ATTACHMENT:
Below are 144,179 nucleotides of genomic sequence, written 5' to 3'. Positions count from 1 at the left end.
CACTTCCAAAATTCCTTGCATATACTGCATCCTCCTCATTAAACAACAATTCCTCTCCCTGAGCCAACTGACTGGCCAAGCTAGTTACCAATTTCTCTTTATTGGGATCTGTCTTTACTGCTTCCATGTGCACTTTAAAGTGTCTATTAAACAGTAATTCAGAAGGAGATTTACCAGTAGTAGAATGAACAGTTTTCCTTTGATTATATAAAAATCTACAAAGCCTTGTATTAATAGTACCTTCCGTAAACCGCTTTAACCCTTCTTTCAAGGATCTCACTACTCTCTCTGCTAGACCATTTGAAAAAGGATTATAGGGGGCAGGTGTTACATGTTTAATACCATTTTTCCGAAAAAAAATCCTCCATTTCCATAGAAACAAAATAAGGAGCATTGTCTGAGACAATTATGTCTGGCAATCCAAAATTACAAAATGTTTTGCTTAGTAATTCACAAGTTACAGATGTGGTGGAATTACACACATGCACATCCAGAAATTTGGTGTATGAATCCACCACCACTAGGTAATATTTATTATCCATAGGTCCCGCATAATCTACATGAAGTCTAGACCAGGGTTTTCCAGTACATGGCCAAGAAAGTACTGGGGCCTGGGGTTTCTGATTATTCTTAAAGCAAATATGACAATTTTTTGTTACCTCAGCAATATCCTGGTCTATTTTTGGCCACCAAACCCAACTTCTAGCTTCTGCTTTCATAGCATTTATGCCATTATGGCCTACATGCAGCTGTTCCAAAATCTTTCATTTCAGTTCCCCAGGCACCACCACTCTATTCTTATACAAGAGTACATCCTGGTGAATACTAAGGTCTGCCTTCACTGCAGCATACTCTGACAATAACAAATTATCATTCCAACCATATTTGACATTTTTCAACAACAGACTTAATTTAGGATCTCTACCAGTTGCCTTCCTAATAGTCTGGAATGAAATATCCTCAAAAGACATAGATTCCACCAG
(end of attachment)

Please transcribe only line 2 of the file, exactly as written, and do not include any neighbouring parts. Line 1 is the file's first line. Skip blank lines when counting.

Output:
CACTTCCAAAATTCCTTGCATATACTGCATCCTCCTCATTAAACAACAATTCCTCTCCCTGAGCCAACTGACTGGCCAAGCTAGTTACCAATTTCTCTTTATTGGGATCTGTCTTTACTGCTTCCATGTGCACTTTAAAGTGTCTATTAAACAGTAATTCAGAAGGAGATTTACCAGTAGTAGAATGAACAGTTTTCCTTTGATTATATAAAAATCTACAAAGCCTTGTATTAATAGTACCTTCCGTAAACCGCTTTAACCCTTCTTTCAAGGATCTCACTACTCTCTCTGCTAGACCATTTGAAAAAGGATTATAGGGGGCAGGTGTTACATGTTTAATACCATTTTTCCGAAAAAAAATCCTCCATTTCCATAGAAACAAAATAAGGAGCATTGTCTGAGACAATTATGTCTGGCAATCCAAAATTACAAAATGTTTTGCTTAGTAATTCACAAGTTACAGATGTGGTGGAATTACACACATGCACATCCAGAAATTTGGTGTATGAATCCACCACCACTAGGTAATATTTATTATCCATAGGTCCCGCATAATCTACATGAAGTCTAGACCAGGGTTTTCCAGTACATGGCCAAGAAAGTACTGGGGCCTGGGGTTTCTGATTATTCTTAAAGCAAATATGACAATTTTTTGTTACCTCAGCAATATCCTGGTCTATTTTTGGCCACCAAACCCAACTTCTAGCTTCTGCTTTCATAGCATTTATGCCATTATGGCCTACATGCAGCTGTTCCAAAATCTTTCATTTCAGTTCCCCAGGCACCACCACTCTATTCTTATACAAGAGTACATCCTGGTGAATACTAAGGTCTGCCTTCACTGCAGCATACTCTGACAATAACAAATTATCATTCCAACCATATTTGACATTTTTCAACAACAGACTTAATTTAGGATCTCTACCAGTTGCCTTCCTAATAGTCTGGAATGAAATATCCTCAAAAGACATAGATTCCACCAG